Three goals in as many minutes to start this one ????#AFLPowerDons

— 7AFL (@7AFL) April 5, 2024

For the first time this season, the Bombers’ midfield – a facet of their game which has improved considerably under Brad Scott – was obliterated. With it, the Dons’ style of play, both with and without the ball, proved woefully inadequate, and the holes in their system became abundantly clear.

A serious team doesn’t get ripped to pieces so frequently, and for such obvious reasons, as the Bombers do by the opposition’s best midfielder. For the first half especially, Rozee had an acre of space every time he touched the footy, and with 20 disposals to the main break, he had it an awful lot.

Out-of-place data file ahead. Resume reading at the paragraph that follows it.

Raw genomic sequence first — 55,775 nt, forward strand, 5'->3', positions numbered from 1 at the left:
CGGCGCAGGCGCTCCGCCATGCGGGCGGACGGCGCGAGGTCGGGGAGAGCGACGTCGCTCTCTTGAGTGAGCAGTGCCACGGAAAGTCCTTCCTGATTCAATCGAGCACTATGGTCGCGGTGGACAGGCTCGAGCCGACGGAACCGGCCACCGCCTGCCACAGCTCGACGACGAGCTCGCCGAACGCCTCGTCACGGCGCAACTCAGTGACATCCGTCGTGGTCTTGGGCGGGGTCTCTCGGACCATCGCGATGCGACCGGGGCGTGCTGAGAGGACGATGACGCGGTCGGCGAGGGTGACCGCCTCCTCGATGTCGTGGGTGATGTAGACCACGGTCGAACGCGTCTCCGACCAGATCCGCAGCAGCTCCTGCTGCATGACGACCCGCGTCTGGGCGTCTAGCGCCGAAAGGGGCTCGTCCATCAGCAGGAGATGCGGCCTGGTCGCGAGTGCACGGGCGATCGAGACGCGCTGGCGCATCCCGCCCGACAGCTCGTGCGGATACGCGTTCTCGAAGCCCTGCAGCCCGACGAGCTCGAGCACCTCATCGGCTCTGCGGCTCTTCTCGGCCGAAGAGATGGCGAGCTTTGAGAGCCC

It would be a coach-killing crime at most other teams to give anyone the freedom afforded to Rozee in the below clip, let alone the most damaging player on the ground whose chances of making the most of the space was in the 99th percentile.

“That is leading from the front, just love to see that out of your captain.”

Seriously impressive first half from Connor Rozee ????#AFLPowerDons

— 7AFL (@7AFL) April 5, 2024

After a largely even, or even Essendon-controlled, first quarter, Port’s response was eye-opening: around stoppages, they abandoned any extra numbers, went man on man in defence, and made the game a series of individual duels.

The Bombers lacked the wherewithal to stop them until it was much too late, but there was only so much they could do: from centre bounces, where the laws of the game mandate a four-on-four contest, Horne-Francis and Rozee were empowered to surge forward viciously, attack the footy without worrying about risking turnovers, and let Butters and the criminally underrated Willem Drew do the defensive work.

Rozee is the complete midfielder: beautifully skilled, perfectly balanced, quick as a flash of both body and mind and with a killer instinct that is perfectly suited to a side whose base mode is attack.